When a disgruntled client sued for malpractice, San Mateo attorney Bradley Kass responded by filing a motion to dismiss under the state’s anti-SLAPP statute.

He argued that he had done his best for his client and that his work for her constituted protected activity for which he couldn’t be sued.

Last week, San Francisco’s First District Court of Appeal disagreed and let Marion Walsh’s suit proceed.

Walsh, identified in the ruling(.pdf) as a postal carrier, hired Kass � a partner in Kass & Kass � to represent her in a San Francisco Superior Court suit against a customer she claimed had assaulted and injured her. The defendant won at trial.

Walsh then sued Kass claiming that, among other things, he didn’t call any percipient witnesses, hadn’t warned her about the consequences of rejecting a settlement, breached client confidences, failed to perform a competent investigation, and exploded in anger, throwing his briefcase at her during a settlement conference.

In his motion to strike the suit as a Strategic Lawsuit Against Public Participation, Kass argued that there were no percipient witnesses to call, he had fully explained the consequences of failing to settle, and that he hadn’t gotten angry at the settlement conference.

The justices unanimously held that the suit didn’t challenge speech regarding a public issue.

“Kass’ conduct involved only the rights of two private individuals who had been involved in an altercation,” Justice Sandra Margulies wrote, “with no implications for the public at large beyond its ordinary interest in the proper administration of justice. The subject of the litigation was a private matter, unconnected to any public issue.”

Justices James Marchiano and Douglas Swager concurred.

Margulies also found that Walsh’s allegations against Kass didn’t come under the anti-SLAPP statute because they didn’t concern Kass’ statements or other expressive acts, but rather his failure to act or speak.

“For example,” she wrote, “Walsh alleges that he failed to advise her properly with respect to settlement risks, failed to call appropriate witnesses, failed to disclose a conflict of interest, failed to investigate her case thoroughly, and failed to keep her informed about the litigation.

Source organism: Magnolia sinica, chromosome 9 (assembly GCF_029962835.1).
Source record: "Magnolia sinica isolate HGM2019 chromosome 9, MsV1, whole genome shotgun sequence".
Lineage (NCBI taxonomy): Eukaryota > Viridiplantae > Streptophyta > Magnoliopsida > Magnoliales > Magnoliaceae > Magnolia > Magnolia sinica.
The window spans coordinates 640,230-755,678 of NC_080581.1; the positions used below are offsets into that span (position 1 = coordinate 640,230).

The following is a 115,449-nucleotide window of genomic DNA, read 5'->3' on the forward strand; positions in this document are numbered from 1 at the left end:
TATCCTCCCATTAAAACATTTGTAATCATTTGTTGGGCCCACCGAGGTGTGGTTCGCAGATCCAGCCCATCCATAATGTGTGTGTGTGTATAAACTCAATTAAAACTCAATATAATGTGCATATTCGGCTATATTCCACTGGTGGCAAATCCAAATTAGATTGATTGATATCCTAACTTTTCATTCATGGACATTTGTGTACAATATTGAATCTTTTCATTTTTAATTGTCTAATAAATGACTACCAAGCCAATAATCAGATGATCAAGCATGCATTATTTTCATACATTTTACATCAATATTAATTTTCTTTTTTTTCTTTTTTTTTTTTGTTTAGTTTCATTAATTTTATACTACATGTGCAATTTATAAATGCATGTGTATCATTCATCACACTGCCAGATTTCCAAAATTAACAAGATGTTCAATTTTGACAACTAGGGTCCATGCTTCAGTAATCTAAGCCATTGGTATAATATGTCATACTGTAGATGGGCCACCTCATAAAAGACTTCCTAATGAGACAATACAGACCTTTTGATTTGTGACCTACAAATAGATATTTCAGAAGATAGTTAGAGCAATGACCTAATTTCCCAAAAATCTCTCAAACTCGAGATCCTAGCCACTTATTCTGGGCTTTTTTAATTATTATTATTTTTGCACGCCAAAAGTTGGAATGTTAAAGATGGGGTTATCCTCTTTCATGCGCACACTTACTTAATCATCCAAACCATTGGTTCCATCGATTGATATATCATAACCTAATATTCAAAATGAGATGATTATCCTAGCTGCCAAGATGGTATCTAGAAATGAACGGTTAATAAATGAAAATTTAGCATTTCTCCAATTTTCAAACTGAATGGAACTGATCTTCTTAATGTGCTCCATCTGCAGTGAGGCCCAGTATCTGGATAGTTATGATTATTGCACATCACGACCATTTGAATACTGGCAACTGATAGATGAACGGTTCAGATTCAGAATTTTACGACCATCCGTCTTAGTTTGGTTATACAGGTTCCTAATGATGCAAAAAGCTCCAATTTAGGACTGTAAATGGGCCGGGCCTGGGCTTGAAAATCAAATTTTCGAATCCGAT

“None of these failures,” she added, “constituted an affirmative public expression of ideas.”

Margulies, however, noted that Walsh’s suit made one allegation that wasn’t about a failure to act � getting angry and throwing a briefcase. Nonetheless, the court found that act � albeit in a public hallway � didn’t fall within the “official proceedings” protected by the anti-SLAPP statute.

“It was neither made during an official proceeding nor submitted to an official body,” Margulies wrote. “Rather, the outburst occurred in a hallway, unconnected with any ongoing hearing.”

Kass couldn’t immediately be reached for comment Friday.

The unpublished ruling is Walsh v. Kass, A112656.

Mike McKee


Responding to an appellate ruling that had juvenile prosecutors and defense attorneys very confused last month, a Santa Clara County deputy public defender is arguing for a rehearing.

In his petition filed Feb. 12, Seth Flagsberg argues that the Sixth District Court of Appeal’s ruling � which juvenile advocates considered a partial victory � was based on a theory the prosecutor never raised.

On Jan. 22, the appeal court ruled that a contested juvenile adjudication could not be considered a strike under the Three Strikes law. But if the juvenile admitted to a crime, then it could later be considered a strike.

The Sixth District reasoned that because Flagsberg’s client, Vince Nguyen, had admitted to his offense in juvenile court years ago, his sentence wasn’t unconstitutional. So the ruling did nothing to shave time off his sentence, which was double the mitigated term � a result of that previous strike.

“Since appellant has not had an opportunity to address this theory employed to deny him relief, rehearing is compelled as a matter of law,” wrote Flagsberg, citing Government Code � 68081. It says that when appellate judges base certain decisions on an issue that wasn’t proposed or briefed by the parties, the court is supposed to give the sides a chance to add supplemental briefing on the issue � or allow a rehearing.

Flagsberg also argues that Nguyen never signed a jury trial waiver, so his admission to the facts that led to the aggravated sentence was unconstitutional.

Deputy Attorney General Eric Share faces his deadline to respond to the petition today, since the court loses jurisdiction in the case Wednesday. Many juvenile defense attorneys have said the case is likely to be reheard because of the ruling’s conflicting message and have struggled with how to advise their clients pending the outcome of the petition.

Flagsberg said he expects the court to return with a decision either today or Wednesday.

Millie Lapidario